This is what makes even considering IntelliCAD seem like cheating on your significant other. And, Autodesk knows that. Opening a drawing in AutoCAD that was previously saved in IntelliCAD produces this message:
“Non Autodesk DWG. This DWG file was saved by a software application that was not developed or licensed by Autodesk. Autodesk cannot guarantee the application compatibility or integrity of this file.”
Can you trust DWG files created by IntelliCAD? Yes. These files are fine, and it’s not like AutoCAD drawings never crash or get corrupt. Again, drawing on my comparison with PDF files, this is like Adobe warning against “Non-Adobe PDF Files” for every PDF file created by AutoCAD’s “DWG to PDF” plot feature.
But, it gets your attention and the point is made: “You’ve been with us for a long time; will you actually move on and try something new?” For many folks, that long-term relationship with Autodesk is enough to stick with it.
It’s not obvious when comparing their respective system requirements, but AutoCAD seems to be much more hardware intensive (and sensitive) than does IntelliCAD. When I consider my own use and that of people I’ve had using it in training classes, IntelliCAD seems to run pretty well even on computers that are five- to seven-years old, but not so with AutoCAD. Also, if you are in the market for a new computer, IntelliCAD will run on most store-bought computers, whereas you should pay much closer attention to the system specifications when purchasing a computer to run AutoCAD.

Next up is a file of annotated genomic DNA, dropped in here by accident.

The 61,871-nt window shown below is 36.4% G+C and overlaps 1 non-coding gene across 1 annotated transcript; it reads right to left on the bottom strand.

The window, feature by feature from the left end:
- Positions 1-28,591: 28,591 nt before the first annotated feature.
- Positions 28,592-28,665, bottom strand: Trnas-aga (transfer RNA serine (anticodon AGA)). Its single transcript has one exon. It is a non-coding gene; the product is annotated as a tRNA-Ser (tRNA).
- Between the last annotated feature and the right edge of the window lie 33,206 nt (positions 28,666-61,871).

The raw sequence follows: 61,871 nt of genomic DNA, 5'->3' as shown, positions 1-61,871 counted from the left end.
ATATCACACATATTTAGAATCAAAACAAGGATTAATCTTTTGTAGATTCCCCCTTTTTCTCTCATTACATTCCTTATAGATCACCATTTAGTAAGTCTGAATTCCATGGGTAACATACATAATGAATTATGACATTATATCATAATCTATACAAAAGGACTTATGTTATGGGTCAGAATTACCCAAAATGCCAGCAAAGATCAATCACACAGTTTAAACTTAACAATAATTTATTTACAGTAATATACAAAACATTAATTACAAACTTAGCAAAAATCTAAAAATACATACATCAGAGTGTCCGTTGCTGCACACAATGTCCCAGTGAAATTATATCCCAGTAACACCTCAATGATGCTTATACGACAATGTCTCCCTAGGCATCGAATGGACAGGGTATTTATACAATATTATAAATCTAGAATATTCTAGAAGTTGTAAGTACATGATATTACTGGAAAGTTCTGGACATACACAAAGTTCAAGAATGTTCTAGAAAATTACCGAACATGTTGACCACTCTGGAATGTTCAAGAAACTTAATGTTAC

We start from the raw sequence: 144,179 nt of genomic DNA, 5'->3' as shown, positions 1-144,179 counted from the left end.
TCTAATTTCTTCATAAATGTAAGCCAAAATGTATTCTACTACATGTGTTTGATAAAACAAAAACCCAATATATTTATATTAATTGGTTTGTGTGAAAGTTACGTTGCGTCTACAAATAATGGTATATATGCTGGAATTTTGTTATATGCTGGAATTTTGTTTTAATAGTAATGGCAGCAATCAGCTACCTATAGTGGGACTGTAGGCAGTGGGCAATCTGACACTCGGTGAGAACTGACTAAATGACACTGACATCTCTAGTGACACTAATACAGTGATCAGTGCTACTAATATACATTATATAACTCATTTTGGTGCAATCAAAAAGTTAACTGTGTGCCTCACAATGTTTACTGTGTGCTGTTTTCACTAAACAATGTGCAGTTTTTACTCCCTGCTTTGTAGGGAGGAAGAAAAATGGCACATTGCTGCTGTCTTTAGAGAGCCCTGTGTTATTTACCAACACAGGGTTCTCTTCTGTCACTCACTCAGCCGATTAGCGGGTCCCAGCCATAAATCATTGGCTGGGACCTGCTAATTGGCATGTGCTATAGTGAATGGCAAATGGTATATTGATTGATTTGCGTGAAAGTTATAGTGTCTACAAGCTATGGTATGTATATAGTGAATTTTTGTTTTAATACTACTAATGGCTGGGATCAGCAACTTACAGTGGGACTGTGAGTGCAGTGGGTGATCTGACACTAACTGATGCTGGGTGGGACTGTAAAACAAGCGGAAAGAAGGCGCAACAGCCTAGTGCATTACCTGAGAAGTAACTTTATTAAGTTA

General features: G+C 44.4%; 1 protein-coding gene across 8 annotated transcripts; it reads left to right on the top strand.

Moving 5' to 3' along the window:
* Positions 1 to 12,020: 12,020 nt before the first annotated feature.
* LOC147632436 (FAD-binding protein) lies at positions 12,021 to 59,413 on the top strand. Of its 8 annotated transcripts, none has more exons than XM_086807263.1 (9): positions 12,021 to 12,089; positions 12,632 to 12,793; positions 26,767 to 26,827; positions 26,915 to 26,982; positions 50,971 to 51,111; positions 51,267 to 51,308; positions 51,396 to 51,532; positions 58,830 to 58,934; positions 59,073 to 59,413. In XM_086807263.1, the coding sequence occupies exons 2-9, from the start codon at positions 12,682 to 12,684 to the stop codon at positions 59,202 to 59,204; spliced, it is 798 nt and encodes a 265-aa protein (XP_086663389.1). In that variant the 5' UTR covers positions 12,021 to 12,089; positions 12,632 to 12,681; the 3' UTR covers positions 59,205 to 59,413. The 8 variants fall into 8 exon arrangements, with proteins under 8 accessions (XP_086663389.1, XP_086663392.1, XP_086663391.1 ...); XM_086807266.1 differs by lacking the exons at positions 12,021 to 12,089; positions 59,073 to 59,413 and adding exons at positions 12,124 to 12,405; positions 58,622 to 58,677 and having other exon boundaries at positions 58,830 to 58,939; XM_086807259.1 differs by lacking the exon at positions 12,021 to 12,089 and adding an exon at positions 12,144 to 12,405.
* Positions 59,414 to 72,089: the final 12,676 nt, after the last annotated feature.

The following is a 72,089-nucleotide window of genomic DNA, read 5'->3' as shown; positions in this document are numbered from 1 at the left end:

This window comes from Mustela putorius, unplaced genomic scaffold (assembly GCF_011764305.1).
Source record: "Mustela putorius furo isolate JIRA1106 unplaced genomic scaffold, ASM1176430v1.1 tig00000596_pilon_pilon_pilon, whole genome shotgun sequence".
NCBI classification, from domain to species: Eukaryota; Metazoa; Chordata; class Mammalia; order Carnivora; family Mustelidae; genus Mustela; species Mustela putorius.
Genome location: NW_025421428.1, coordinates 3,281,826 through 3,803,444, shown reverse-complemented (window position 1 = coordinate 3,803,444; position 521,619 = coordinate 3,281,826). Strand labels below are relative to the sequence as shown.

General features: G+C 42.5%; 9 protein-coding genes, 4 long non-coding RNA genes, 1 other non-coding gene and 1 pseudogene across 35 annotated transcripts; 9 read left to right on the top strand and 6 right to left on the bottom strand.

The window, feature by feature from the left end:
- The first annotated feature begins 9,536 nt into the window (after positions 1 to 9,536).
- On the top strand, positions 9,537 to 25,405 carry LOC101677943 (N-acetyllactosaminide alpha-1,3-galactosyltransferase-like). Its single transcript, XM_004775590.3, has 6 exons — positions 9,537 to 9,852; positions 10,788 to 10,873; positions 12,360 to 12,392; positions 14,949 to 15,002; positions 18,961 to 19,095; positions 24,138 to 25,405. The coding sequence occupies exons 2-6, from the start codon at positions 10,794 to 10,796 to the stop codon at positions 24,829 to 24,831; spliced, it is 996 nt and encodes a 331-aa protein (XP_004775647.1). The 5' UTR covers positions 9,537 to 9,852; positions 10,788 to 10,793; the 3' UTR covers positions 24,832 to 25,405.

There are still some issues with IntelliCAD regarding system performance and stability, particularly with very large files, but in my personal experience it seems as if the newer versions of AutoCAD have become so hardware sensitive that stability has become an issue for me. I recently had a drawing that I could not PURGE in AutoCAD without receiving a blue-screen and having my computer shut down. I had no problems doing the same thing in IntelliCAD. It turned out that there was a conflict with my graphics card. I spent an hour online with Dell technical support to figure out the issue. This is just a random example, but it’s an issue I don’t remember encountering as frequently with earlier versions of AutoCAD.
A big difference between Autodesk on one hand and Carlson and MicroSurvey on the other is the ability to speak directly to the manufacturer for technical support issues or feature requests. Even for those under an Autodesk subscription contract, the only way to correspond directly with the developer (Autodesk) is through the online subscription center. However, both MicroSurvey and Carlson Software can be contacted directly via phone or email.